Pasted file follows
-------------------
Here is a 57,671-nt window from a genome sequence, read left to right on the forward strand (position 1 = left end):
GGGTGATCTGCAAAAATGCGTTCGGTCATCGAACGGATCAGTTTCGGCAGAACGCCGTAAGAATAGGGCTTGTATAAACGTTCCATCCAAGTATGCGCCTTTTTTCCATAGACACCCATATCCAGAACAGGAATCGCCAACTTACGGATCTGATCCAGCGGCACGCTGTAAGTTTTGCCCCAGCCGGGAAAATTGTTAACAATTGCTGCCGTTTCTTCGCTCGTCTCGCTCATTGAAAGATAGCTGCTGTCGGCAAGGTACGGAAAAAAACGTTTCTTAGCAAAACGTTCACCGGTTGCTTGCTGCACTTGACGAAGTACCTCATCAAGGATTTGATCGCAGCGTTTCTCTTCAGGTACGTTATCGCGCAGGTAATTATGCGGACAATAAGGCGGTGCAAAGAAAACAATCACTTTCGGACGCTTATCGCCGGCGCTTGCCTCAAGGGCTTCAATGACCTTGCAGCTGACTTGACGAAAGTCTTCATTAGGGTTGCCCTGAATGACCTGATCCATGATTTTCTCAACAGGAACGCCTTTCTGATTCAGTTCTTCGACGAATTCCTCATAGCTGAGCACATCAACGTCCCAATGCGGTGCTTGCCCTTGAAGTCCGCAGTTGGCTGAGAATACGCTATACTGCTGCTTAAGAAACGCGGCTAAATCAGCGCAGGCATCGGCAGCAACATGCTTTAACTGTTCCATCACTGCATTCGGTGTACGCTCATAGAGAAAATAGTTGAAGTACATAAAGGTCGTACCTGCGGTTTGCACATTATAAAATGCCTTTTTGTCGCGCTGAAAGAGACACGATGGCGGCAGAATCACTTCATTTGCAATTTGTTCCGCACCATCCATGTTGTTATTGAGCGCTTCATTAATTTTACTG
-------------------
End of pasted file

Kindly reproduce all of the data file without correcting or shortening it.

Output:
Here is a 57,671-nt window from a genome sequence, read left to right on the forward strand (position 1 = left end):
GGGTGATCTGCAAAAATGCGTTCGGTCATCGAACGGATCAGTTTCGGCAGAACGCCGTAAGAATAGGGCTTGTATAAACGTTCCATCCAAGTATGCGCCTTTTTTCCATAGACACCCATATCCAGAACAGGAATCGCCAACTTACGGATCTGATCCAGCGGCACGCTGTAAGTTTTGCCCCAGCCGGGAAAATTGTTAACAATTGCTGCCGTTTCTTCGCTCGTCTCGCTCATTGAAAGATAGCTGCTGTCGGCAAGGTACGGAAAAAAACGTTTCTTAGCAAAACGTTCACCGGTTGCTTGCTGCACTTGACGAAGTACCTCATCAAGGATTTGATCGCAGCGTTTCTCTTCAGGTACGTTATCGCGCAGGTAATTATGCGGACAATAAGGCGGTGCAAAGAAAACAATCACTTTCGGACGCTTATCGCCGGCGCTTGCCTCAAGGGCTTCAATGACCTTGCAGCTGACTTGACGAAAGTCTTCATTAGGGTTGCCCTGAATGACCTGATCCATGATTTTCTCAACAGGAACGCCTTTCTGATTCAGTTCTTCGACGAATTCCTCATAGCTGAGCACATCAACGTCCCAATGCGGTGCTTGCCCTTGAAGTCCGCAGTTGGCTGAGAATACGCTATACTGCTGCTTAAGAAACGCGGCTAAATCAGCGCAGGCATCGGCAGCAACATGCTTTAACTGTTCCATCACTGCATTCGGTGTACGCTCATAGAGAAAATAGTTGAAGTACATAAAGGTCGTACCTGCGGTTTGCACATTATAAAATGCCTTTTTGTCGCGCTGAAAGAGACACGATGGCGGCAGAATCACTTCATTTGCAATTTGTTCCGCACCATCCATGTTGTTATTGAGCGCTTCATTAATTTTACTG